• Chandler Harper

What if the Rockets Decided to Trade Russell Westbrook?

What if the Rockets decided to trade Russell Westbrook?



The Houston Rockets now have consecutive second-round exits from the playoffs. Yes, they lost to the eventual champion Los Angeles Lakers, but with so much buzz about the reloaded small-ball Rockets, it was a disappointing outcome.


Houston won Game 1 in what seemed like a sustainable way. The Rockets forced a ton of turnovers and got easy shots on offense. However, with Russell Westbrook playing as a shell of a shell of himself, Houston ultimately had no chance.




It’s fun to propose blockbuster trades and total teardowns. I am not in favor of that at all for the Rockets. Westbrook’s trade value is at an all-time low, and the Rox were very good when he was healthy. There is also likely no deal out there where a team values Westbrook enough to send real, win-now assets out the door.


But for the sake of fun, let’s consider what a Westbrook trade might look like. (For now, we’re ignoring any lingering issues from his quad injury and COVID diagnosis.) This winter Westbrook was playing some of his best, most disciplined, most effective ball of his life.


So let us look at some trade scenarios:


Indiana Pacers


This is the most logical destination for a Westbrook trade for so many reasons. The Pacers ownership is known for how much they value simply being decent, consistent, and avoiding rebuilds. These are all logical expectations too - few superstars want to come to Indiana.


Westbrook can help in all of those manners. One would assume that in the Eastern Conference a team with Westbrook and a few other good players is a lock to make the postseason.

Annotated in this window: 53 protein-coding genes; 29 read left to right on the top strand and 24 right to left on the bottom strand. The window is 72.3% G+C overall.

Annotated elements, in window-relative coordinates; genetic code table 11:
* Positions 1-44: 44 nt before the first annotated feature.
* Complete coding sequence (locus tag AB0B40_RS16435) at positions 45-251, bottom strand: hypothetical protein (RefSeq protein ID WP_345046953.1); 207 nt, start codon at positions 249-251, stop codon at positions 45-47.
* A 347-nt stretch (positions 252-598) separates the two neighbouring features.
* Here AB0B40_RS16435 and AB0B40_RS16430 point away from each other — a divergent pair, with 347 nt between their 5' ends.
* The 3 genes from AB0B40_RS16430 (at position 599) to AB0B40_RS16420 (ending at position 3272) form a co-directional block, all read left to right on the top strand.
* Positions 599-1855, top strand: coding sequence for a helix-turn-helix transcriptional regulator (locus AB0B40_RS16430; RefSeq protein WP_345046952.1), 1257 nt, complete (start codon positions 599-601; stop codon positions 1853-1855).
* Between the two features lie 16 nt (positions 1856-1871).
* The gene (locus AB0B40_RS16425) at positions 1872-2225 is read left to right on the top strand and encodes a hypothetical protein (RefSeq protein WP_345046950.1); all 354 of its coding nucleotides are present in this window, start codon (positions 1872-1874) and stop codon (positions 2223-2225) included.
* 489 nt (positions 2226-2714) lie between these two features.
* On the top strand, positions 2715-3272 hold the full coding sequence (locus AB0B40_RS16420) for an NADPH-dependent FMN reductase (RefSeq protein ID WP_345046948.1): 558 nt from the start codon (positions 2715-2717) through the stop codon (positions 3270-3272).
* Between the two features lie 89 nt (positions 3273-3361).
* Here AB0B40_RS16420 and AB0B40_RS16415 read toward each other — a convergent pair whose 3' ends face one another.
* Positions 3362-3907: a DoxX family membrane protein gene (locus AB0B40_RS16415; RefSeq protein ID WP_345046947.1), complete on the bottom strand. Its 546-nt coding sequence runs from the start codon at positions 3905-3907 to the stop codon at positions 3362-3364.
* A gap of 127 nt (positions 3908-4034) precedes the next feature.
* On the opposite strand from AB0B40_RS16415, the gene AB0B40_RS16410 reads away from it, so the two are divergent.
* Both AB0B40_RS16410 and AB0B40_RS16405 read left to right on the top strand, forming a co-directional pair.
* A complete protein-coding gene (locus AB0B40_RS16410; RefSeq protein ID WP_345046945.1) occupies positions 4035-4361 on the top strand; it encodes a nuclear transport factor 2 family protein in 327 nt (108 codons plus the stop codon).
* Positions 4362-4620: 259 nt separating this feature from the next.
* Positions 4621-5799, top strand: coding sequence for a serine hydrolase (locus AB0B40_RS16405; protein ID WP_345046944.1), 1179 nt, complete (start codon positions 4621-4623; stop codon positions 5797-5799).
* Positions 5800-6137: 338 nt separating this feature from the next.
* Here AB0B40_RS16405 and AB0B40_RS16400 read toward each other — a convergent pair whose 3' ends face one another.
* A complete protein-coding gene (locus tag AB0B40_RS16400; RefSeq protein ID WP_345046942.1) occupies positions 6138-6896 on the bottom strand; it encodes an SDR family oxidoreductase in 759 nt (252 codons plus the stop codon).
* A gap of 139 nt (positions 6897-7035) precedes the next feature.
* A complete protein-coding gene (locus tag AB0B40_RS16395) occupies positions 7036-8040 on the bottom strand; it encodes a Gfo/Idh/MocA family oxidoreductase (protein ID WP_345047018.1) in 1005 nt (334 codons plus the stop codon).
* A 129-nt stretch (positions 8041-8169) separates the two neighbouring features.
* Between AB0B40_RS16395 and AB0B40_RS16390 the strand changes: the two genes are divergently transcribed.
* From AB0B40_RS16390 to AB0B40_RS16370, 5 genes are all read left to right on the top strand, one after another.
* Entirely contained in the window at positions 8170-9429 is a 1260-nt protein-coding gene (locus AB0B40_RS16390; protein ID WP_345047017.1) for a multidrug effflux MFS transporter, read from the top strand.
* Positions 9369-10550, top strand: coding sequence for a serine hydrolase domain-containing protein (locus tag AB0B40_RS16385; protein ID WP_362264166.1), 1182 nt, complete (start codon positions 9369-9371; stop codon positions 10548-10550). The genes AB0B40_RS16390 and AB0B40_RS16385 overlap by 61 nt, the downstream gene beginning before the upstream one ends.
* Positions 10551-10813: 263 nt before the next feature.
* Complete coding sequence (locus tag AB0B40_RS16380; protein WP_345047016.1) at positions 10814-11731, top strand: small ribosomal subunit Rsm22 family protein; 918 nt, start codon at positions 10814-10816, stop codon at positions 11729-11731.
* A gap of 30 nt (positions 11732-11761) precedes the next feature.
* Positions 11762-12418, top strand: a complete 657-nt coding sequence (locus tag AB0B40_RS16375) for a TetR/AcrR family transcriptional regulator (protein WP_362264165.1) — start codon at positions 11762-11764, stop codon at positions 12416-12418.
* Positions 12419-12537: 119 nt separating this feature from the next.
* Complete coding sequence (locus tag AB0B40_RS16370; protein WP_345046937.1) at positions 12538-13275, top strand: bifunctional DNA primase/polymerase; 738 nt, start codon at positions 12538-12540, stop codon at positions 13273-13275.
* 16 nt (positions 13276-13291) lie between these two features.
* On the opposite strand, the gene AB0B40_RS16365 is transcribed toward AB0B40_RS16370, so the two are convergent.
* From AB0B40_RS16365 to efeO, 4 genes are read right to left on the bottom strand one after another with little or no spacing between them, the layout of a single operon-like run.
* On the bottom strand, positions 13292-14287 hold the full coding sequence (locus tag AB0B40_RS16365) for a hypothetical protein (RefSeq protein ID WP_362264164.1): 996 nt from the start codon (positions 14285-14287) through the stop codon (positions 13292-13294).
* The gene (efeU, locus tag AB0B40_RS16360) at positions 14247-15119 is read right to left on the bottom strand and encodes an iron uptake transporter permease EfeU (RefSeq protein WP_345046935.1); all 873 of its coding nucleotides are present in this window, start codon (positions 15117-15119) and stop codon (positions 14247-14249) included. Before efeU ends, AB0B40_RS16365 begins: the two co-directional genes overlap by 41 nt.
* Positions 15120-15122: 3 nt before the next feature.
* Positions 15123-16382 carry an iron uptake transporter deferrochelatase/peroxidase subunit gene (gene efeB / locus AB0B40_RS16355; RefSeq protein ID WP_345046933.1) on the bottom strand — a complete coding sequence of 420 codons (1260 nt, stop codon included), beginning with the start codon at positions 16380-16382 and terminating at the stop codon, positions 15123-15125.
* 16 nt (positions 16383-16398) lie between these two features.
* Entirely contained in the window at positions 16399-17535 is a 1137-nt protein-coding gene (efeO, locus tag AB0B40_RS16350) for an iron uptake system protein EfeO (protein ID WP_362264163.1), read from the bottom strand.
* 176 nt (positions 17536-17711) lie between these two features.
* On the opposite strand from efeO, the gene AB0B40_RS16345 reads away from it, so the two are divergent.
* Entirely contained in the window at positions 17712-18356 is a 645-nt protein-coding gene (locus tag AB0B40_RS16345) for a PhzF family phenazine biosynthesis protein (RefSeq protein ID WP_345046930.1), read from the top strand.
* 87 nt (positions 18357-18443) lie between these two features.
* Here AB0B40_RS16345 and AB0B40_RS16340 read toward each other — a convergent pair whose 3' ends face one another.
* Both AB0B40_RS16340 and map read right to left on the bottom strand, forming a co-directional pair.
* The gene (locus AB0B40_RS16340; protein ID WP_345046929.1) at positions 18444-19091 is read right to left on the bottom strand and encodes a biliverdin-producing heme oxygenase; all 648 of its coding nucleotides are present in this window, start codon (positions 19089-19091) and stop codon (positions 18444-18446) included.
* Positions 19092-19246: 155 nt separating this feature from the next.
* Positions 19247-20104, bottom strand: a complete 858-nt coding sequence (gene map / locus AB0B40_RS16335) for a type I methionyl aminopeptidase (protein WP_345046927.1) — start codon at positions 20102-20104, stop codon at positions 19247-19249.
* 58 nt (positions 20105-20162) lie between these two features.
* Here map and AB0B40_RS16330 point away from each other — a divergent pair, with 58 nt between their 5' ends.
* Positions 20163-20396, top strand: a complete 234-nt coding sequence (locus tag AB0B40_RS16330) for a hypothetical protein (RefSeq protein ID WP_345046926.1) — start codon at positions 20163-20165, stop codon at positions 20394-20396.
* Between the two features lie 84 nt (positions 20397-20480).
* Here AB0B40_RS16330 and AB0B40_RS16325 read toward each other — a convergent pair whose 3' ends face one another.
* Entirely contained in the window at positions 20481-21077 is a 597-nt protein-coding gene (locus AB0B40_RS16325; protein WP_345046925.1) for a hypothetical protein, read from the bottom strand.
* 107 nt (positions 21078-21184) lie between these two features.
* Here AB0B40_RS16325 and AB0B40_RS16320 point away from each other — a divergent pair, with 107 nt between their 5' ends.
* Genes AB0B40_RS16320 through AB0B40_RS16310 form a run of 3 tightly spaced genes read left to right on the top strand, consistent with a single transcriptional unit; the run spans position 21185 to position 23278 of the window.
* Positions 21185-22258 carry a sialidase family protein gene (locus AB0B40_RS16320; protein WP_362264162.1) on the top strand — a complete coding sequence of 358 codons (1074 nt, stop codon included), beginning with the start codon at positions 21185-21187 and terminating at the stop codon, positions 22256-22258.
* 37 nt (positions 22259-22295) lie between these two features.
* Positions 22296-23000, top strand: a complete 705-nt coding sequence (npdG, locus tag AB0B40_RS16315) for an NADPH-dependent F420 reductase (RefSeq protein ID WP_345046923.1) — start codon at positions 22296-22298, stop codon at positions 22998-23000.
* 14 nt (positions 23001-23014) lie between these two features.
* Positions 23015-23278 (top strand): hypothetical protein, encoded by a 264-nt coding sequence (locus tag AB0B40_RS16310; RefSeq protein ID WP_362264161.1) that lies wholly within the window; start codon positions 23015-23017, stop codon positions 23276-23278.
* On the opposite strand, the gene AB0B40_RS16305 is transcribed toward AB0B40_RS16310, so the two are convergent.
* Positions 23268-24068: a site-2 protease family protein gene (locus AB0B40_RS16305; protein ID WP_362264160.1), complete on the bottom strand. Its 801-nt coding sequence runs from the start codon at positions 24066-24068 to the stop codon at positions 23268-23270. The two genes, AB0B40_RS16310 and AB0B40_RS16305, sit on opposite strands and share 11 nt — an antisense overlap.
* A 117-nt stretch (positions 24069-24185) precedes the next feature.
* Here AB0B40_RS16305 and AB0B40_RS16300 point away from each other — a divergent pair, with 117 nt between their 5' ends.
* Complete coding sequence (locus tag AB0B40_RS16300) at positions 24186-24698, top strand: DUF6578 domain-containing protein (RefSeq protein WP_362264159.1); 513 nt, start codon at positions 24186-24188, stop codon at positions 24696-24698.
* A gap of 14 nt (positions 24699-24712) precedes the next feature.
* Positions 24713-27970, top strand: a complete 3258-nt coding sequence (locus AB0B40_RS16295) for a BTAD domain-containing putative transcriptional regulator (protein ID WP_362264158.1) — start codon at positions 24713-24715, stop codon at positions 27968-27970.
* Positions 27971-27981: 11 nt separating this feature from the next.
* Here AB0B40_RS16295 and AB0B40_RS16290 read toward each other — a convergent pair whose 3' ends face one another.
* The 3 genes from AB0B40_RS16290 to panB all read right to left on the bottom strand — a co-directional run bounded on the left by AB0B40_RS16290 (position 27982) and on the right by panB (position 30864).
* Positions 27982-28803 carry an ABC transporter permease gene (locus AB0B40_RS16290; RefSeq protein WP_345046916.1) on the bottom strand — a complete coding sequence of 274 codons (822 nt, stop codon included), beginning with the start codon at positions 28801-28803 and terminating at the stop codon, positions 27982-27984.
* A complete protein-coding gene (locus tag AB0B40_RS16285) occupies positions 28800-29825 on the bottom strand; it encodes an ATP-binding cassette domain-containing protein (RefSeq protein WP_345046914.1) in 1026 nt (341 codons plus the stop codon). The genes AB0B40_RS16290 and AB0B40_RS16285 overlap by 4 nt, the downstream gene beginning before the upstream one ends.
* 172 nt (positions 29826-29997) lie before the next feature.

There is more, though. Coach Mike D’Antoni has been tied to the open Pacers gig and is rumored to be the front-runner. D’Antoni’s emphasis on point guard play, starpower, and quick offense could be perfect with Westbrook at the helm.


Indy also makes sense as a trade partner because of Houston and Indiana’s current roster constructions. Myles Turner, Victor Oladipo, Malcolm Brogdon, Justin Holiday, and probably even some more guys could all work in a trade and would make a ton of sense in Houston.


Oladipo has some lingering question marks of his own. Indy has a clear log-jam at center. The Pacers aren’t necessarily trading from a position of strength. Plus Houston has Danuel House and a 2022 first as sweeteners.


A good analog to this would be the Kawhi to Toronto trade. San Antonio valued DeRozan more than most. The small market Spurs needed a new star, and rolled the dice.



Sacramento Kings


Sacramento is another situation where a Westbrook deal could make sense, and for similar reasons. The Kings currently own the longest playoff drought in the league, a maligned star in Buddy Hield, and just hired Monte McNair straight from the Houston front office to be general manager.


The fit here is a little clunky with De’Aaron Fox already manning the point guard spot and not being the best floor spacer, but the spacing would still not be terrible. The majority of other 2-4 options are good-very good shooters. But the allure to this deal is creating potentially the best transition offense of all-time with Westbrook and Fox, and also getting Bagley in his ideal role of a rim-running center.


Transition offense if the most efficient offense in the league and the Kings would get a ton of it. The team would also be able to run Fox or Westbrook plus four shooter lineups as well. The boost in transition should be enough to suffice a potential fall in halfcourt offense.


The Kings are likely to want to move off of Buddy Hield, that is another angle that makes this deal more possible. Hield is a good offensive player who is on a huge contract like Westbrook. If the Kings are able to extract one or both of House and the 2022 pick there is a very real chance this deal makes the Kings better in the present and helps boost their future asset pool, a win-win proposition.


From Houston’s side, a deal centered around Buddy makes a ton of sense. Adding a high-volume elite shooter/scorer would boost Houston’s role players that much due to the spacing, but also just boost their high-end offensive ceiling so much. Ben McLemore has seen a ton of success in a great-value version of what Buddy could do next to Harden. If Houston could also push to acquire Holmes they now also add a more than serviceable big on both ends who would also fit great next to Harden.


Another structure with the potential to be win-win.


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